Cloth diaper tips from the pros
Moms are the ultimate experts when it comes to cloth diapering, so we asked them for their tips and tricks when it comes to washing and storing, as well as how to create the perfect stash.
If you’ve decided to cloth diaper, you may wonder what to do next. There are so many options and it can be overwhelming to jump right in. However, moms who have cloth diapered insist that it’s not a big deal once you get into it, but it can actually be fun. Diapering, fun? Yes. These stash, cleaning and storage tips will help you get started.
Building a stash might be one of the more overwhelming aspects of cloth diapering. When you can grab a package of disposable diapers for under $10, it can be hard to imagine plunking down a hundred or two at once to get a decent cloth diaper stash going. The good news, however, is that cloth diapering isn’t all or nothing.
Aubrey Turley, owner of a natural parenting store called Bumper Covers in St. Joseph, Missouri, suggests that moms save money during pregnancy. “Diapers will run you around $50 per month,” she said. “When you get pregnant, save that money and buy a good stash right before baby comes.”
Melissa, mom of two, also built her stash a bit at a time during pregnancy. “Every payday, I bought a diaper or two,” she explained. “By the time Finn was born, I had quite the handsome stash!” Also, don’t fret about buying an entire stash all at once if you decide to switch from cloth to disposables after your baby is born. Buy a little here and there and make the switch gradually.
How to clean a cloth diaper is probably the biggest question for a modern mom who is exploring this form of baby care. Babies poop and pee in diapers, and you have to clean them? Fortunately, washing cloth diapers is easier than you might imagine.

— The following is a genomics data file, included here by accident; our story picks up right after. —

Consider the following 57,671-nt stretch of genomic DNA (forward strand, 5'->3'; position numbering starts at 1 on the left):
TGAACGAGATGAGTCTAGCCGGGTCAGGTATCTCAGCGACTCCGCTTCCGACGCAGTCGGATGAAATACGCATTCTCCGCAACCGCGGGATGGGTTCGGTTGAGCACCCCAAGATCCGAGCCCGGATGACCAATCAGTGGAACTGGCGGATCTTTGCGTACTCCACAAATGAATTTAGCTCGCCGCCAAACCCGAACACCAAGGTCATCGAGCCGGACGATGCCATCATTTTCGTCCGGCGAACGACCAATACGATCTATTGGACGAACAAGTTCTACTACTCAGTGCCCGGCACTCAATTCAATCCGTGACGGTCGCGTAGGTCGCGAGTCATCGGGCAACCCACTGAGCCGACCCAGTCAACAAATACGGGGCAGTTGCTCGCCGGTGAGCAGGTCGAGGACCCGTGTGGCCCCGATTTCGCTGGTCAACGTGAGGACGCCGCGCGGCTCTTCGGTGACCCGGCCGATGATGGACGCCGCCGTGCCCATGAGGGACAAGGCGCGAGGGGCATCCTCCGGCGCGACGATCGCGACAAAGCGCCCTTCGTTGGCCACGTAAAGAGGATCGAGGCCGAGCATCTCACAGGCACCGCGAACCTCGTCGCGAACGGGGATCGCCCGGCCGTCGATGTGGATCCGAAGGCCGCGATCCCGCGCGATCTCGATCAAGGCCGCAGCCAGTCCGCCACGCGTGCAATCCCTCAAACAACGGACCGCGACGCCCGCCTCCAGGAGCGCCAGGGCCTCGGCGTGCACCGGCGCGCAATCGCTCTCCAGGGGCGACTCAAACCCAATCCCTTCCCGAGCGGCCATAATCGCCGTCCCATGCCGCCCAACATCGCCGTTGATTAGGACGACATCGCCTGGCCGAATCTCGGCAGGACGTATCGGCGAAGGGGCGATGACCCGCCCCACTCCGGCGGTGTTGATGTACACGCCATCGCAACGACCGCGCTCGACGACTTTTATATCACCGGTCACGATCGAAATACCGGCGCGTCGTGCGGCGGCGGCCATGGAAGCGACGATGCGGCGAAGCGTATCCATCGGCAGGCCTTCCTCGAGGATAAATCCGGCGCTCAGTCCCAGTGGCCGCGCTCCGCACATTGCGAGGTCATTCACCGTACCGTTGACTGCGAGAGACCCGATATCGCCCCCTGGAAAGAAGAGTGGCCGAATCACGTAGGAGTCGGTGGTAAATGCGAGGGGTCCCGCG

Turley offers a simple wash routine for cloth-diapering moms. “Start with a cold rinse, which removes most of the poop and urine,” she told us. “Cold is cheaper and helps resist stains. Follow with a hot wash with cloth-safe detergent (hot cleans better), and cold rinse to remove any residue.”
You don’t want to use your regular laundry detergent on your cloth diapers, either. The additives and fragrances present in most mainstream detergents can build up in your diapers and cause repelling or stink issues — neither of which you want. There are a couple of online guides to consult — this one from PinStripes and PolkaDots and another from Diaper Jungle. You might have to experiment a little to see what works best for you.
Cloth diapers are, by nature, fluffier than their disposable counterparts. You will likely need to devise a storage system for your diapers — both clean and dirty. For dirty diapers, most moms utilize what is known as a “dry pail.” Instead of a bucket of water infused with chemical cleaning agents, modern moms just put the wet or dirty diapers in a pail (or a wet bag) with no water.
Exclusively breastfed baby poop is water soluble so you don’t need to worry about doing anything with it at all. More solid poop should be removed prior to storage — moms often use a diaper sprayer hooked up to their toilet for stubborn samples, or simply plop the poop out into the toilet if possible.
For storage of the clean, dry diapers, moms usually have fun devising a system that works for them. Plastic shoebox-sized storage totes just happen to work very well, or moms will use the drawers or shelves on their changing table to stash diapers. Kayte, mom of four, has her stash situated around a changing area on the floor. As she said, “I change diapers on the floor because I only had to drop a kid once to learn that changing tables aren't the best idea for us.”
Natalie, mom of four, reported that cloth diapering her youngest was more fun than expected. “It’s cute, I felt better about not wrapping my baby’s bum in questionable materials and diaper laundry was the best laundry I ever did in my life,” she explained. “Regular laundry is a big ‘no,’ but diaper laundry? I could do that all day.”